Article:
On July 24th 1915 the steamer S.S. Eastland capsized in the harbor of Chicago. More than 800 people perished in an accident that could have been easily prevented. You see, after the catastrophic collision of the Titanic with an iceberg, a new law was passed stating that all passenger boats were required to carry enough lifeboats for all passengers. Understandable and certainly issued with the best intentions, but it proved to be fatal for the S.S. Eastland.
This steamer’s design wasn’t optimal to begin with, and with the added weight of the extra lifeboats it became top heavy. It capsized while tied to the dock. There was no time to hand out life vests or use the lifeboats and 844 people died, including many women and children.
It’s a horrific example of measures taken with the best intentions, but gone horribly wrong. And it’s not the only example of negative unintended consequences.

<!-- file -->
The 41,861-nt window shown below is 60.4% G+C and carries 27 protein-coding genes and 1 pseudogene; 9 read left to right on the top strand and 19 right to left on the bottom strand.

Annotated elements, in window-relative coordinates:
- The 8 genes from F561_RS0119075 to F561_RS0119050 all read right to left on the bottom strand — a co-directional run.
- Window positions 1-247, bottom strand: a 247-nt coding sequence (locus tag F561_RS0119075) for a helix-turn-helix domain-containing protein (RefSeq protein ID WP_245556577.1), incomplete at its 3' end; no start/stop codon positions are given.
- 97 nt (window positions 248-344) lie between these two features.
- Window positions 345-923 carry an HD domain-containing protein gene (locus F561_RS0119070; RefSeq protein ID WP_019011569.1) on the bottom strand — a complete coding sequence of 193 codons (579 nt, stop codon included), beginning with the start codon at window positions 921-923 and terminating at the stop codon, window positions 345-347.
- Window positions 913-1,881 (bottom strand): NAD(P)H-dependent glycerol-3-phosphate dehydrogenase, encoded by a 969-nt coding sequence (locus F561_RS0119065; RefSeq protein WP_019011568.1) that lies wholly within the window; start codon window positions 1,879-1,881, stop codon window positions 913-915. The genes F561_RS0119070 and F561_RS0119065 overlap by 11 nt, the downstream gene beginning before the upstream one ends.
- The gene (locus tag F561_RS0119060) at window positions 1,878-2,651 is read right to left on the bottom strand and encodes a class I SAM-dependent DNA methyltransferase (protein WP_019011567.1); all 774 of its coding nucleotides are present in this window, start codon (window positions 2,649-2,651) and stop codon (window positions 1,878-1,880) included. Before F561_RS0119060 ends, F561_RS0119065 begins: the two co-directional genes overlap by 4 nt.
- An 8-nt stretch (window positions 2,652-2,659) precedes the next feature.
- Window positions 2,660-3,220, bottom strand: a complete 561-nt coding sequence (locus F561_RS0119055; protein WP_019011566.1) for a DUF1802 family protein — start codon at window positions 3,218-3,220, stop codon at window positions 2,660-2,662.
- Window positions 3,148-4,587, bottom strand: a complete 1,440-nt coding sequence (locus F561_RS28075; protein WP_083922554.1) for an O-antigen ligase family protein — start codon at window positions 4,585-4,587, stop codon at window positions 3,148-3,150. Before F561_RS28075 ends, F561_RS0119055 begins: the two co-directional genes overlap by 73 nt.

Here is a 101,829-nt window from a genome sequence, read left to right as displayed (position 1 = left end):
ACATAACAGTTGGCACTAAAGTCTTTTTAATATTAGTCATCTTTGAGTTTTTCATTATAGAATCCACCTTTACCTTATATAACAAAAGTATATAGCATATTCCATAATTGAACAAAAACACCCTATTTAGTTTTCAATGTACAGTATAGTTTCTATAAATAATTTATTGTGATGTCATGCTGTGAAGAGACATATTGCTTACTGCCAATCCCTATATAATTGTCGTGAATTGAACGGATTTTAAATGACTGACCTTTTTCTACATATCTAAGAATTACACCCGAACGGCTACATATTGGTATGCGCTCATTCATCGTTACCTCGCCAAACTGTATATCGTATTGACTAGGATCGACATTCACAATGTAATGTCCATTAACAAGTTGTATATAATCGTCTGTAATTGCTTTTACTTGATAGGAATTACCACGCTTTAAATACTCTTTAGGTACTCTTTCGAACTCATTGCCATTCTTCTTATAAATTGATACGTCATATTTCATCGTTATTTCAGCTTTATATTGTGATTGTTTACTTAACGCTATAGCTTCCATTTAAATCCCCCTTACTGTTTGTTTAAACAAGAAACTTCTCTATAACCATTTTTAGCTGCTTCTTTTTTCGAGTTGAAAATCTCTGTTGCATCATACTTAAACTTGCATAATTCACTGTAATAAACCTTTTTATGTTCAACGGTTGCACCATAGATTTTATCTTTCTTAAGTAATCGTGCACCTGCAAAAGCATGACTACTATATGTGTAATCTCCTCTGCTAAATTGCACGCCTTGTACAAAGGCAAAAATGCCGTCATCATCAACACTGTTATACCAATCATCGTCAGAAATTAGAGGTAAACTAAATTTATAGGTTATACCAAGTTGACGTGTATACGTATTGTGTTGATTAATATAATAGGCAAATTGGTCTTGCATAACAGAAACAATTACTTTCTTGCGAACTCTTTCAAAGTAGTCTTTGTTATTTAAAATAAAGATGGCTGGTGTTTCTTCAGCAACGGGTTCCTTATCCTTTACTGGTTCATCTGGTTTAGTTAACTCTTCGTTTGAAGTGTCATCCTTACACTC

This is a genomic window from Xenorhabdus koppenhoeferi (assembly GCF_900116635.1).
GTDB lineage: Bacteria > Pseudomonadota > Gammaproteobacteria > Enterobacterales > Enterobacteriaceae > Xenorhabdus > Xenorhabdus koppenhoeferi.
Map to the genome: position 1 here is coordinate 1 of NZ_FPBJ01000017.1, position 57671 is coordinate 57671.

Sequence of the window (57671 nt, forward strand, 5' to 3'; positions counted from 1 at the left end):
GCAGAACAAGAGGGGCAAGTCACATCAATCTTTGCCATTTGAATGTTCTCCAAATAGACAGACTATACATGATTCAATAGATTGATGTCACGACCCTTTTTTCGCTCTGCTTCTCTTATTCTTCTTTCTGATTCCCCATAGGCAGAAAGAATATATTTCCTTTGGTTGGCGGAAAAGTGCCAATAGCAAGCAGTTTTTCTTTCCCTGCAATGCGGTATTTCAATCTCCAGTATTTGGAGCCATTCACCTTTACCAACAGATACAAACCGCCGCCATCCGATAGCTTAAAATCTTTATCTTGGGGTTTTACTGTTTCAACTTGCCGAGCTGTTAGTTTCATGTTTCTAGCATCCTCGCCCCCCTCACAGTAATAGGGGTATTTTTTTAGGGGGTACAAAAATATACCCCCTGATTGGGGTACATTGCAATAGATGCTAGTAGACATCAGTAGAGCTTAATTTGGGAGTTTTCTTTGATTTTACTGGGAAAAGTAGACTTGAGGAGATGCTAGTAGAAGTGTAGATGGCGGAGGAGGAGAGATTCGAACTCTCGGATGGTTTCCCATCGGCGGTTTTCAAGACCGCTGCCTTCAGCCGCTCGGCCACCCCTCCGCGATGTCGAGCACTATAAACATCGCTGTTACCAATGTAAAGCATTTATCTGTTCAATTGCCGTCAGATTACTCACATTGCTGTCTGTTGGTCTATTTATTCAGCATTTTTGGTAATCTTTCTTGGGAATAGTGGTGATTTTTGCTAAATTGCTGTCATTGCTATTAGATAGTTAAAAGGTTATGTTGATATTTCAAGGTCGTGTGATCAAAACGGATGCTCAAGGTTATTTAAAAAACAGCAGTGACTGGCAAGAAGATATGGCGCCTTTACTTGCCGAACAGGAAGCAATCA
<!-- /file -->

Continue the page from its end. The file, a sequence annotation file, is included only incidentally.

Take the law for instance that required cyclists to wear a helmet in Australia in the early nineties. Yes, the number of cycling related head injuries was greatly reduced, but there was another huge unintended consequence: the number of cyclists was reduced as well. People didn’t want to wear the helmet and so they stopped cycling.
What we do in our youth ministry may have the best intentions, but that doesn’t man it can have some big negative unintended consequences. And these consequences can even outweigh what we were trying to regulate in the first place. It’s important to see if the rule and what you’re trying to prevent with it, is indeed more important than the unintended consequences and effects.
Can you think of an example in your youth ministry where the consequences of a rule were worse than if you hadn’t done anything in the first place?